Harrison staff must deal with insurance end

September 19, 2018

With Harrison College’s abrupt closure comes an unexpected consequence for its former employees: The immediate end of their health insurance coverage.

When the 11-campus, for-profit college announced its closure last Friday, it told employees they would be able to continue their health insurance coverage under COBRA. The Consolidated Omnibus Budget Reconciliation Act allows former employees to continue coverage by paying both the employer and employee portions of health insurance premiums for a limited period.

But that offer was made in error, according to Harrison College CEO Craig Pfannenstiehl, who sent an email to former employees on Monday.

Harrison’s self-funded health care plan was terminated as of last Friday and won’t pay claims for care delivered after that date, Pfannenstiehl said. The college has stopped contributing to the fund, he said.

Pat Sullivan, executive vice president at Hylant Group, has decades of experience in the insurance industry. This situation could have played out in three different ways, he said Tuesday.

If one location were closing but the remainder of the business were still operating, employees from that closed campus would have been allowed to continue coverage under COBRA, he said.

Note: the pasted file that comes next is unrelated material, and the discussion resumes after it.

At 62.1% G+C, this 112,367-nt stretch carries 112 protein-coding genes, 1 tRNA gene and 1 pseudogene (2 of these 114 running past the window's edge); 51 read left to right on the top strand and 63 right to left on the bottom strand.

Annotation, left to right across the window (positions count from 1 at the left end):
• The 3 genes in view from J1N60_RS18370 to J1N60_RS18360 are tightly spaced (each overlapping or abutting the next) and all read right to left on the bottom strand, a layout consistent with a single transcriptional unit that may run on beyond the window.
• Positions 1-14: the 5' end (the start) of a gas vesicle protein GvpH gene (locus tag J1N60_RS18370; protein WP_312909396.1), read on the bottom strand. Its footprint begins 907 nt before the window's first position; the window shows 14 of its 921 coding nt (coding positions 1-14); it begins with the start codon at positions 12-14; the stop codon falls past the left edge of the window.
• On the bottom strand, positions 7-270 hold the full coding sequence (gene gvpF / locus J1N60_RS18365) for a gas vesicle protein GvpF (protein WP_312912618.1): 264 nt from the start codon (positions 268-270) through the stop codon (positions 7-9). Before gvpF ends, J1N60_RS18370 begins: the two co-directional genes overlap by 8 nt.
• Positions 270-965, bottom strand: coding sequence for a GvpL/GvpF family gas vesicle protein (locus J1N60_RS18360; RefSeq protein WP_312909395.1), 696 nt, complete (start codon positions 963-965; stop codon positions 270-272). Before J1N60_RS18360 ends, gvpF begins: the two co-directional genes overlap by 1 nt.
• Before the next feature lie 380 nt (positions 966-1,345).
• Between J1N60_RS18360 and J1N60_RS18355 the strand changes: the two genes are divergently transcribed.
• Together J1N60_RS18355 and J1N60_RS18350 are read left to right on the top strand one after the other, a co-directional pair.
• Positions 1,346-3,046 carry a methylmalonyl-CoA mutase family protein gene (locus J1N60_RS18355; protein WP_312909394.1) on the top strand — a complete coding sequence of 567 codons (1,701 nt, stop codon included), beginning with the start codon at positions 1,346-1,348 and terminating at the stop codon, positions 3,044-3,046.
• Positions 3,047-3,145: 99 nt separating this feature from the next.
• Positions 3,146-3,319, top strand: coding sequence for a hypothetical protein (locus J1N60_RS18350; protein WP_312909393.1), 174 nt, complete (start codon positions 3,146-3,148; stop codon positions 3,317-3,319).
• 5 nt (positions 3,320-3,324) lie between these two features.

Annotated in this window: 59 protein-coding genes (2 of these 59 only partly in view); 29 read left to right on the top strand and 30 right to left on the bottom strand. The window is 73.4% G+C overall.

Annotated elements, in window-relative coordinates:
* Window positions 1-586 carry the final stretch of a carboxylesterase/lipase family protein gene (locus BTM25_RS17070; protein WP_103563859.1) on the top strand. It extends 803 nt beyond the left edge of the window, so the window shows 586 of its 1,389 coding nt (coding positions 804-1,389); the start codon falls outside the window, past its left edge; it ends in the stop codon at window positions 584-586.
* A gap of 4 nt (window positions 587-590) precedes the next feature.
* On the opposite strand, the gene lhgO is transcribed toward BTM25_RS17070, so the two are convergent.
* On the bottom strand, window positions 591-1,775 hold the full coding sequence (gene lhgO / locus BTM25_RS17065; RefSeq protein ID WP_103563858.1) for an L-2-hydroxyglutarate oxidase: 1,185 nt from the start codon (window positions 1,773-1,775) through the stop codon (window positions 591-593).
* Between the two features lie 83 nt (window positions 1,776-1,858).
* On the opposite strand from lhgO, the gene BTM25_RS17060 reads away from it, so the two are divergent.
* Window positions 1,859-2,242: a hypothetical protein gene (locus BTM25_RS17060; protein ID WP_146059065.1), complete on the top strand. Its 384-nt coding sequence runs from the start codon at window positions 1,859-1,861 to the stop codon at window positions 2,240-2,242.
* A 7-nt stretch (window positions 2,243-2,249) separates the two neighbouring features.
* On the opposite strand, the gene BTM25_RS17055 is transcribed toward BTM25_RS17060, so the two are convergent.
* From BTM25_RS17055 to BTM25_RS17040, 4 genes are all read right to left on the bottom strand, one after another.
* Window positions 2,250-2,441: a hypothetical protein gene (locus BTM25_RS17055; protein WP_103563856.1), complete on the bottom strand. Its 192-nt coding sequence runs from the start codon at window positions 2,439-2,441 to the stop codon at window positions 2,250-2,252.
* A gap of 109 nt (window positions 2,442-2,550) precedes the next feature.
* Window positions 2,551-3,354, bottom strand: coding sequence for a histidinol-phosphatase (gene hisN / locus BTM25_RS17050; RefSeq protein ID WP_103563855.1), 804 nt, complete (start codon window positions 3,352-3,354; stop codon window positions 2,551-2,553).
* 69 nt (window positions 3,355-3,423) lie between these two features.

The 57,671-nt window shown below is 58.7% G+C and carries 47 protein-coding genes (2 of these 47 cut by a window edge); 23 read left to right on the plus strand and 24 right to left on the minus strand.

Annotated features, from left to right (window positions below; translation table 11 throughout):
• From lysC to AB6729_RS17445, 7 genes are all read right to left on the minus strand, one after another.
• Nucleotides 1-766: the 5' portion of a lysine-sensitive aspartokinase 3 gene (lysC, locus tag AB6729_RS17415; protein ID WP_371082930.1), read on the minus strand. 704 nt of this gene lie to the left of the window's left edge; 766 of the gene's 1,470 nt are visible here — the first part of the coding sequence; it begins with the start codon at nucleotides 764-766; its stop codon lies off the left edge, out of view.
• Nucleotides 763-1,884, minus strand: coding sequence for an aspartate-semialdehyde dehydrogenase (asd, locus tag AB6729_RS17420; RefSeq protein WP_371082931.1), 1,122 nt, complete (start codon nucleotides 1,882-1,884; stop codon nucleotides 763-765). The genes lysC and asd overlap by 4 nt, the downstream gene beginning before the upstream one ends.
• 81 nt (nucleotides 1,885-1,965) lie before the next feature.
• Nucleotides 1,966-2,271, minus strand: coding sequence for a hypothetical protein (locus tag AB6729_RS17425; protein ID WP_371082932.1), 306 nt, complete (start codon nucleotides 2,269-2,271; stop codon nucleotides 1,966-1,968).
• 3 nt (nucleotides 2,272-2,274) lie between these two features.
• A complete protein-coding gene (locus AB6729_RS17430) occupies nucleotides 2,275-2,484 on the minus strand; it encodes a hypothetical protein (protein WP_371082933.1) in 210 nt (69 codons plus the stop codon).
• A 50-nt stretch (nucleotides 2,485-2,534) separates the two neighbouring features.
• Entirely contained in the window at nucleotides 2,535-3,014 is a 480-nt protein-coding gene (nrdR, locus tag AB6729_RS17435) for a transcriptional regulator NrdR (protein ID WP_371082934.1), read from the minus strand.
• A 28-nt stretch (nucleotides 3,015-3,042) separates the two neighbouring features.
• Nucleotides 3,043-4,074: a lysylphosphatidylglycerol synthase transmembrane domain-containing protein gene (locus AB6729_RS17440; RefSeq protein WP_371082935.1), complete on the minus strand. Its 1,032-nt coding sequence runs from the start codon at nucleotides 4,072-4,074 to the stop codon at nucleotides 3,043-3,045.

Or, Sullivan said, if the business closure had been carefully planned, the owners could have allocated money to allow workers to continue health insurance coverage while they searched for other jobs.

In this case, the entire company is closed : a decision that seemed rushed or forced rather than planned. That triggered the third scenario: Loss of insurance coverage.

Though it might seem possible for ex-employees to continue their health coverage as long as they paid both premium portions, it’s not that easy, Sullivan said.

A COBRA premium “doesn’t necessarily cover all the costs,” he said. Premiums are set based on the average employee’s claims, not on the costs incurred by workers with the highest claims.

Without a company sponsor, the health insurance plan document also ceases to exist, Sullivan said. That’s true whether it’s a self-funded insurance plan or a standard insurance company policy.

Anthem, the third-party administrator that processed claims paperwork for Harrison, won’t be able to pay claims without that guiding document, he said. 

“COBRA is only as good as the master plan document,” Sullivan said.

Nick Mehdikhan, PHP’s chief sales and marketing officer, agreed that Harrison College’s closure is following an inevitable script.

“COBRA is the continuation of an employer health plan,” he said. “When an employer closes up shop immediately, the (health care) plan ends.”

Any assets left in the plan must be used to pay legitimate claims for care delivered up to that date before anyone can pull money out for another purpose, Mehdikhan said.

The former Harrison employees can go online to the health care exchanges to search for coverage, both men said. Or, Mehdikhan said, they can go online to the Northeast Indiana Association of Health Underwriters, which will help them find a local adviser.

“When this type of stuff happens, people feel like they are left out in the cold,” he said. “But this is a source of solid, professional advice.” 


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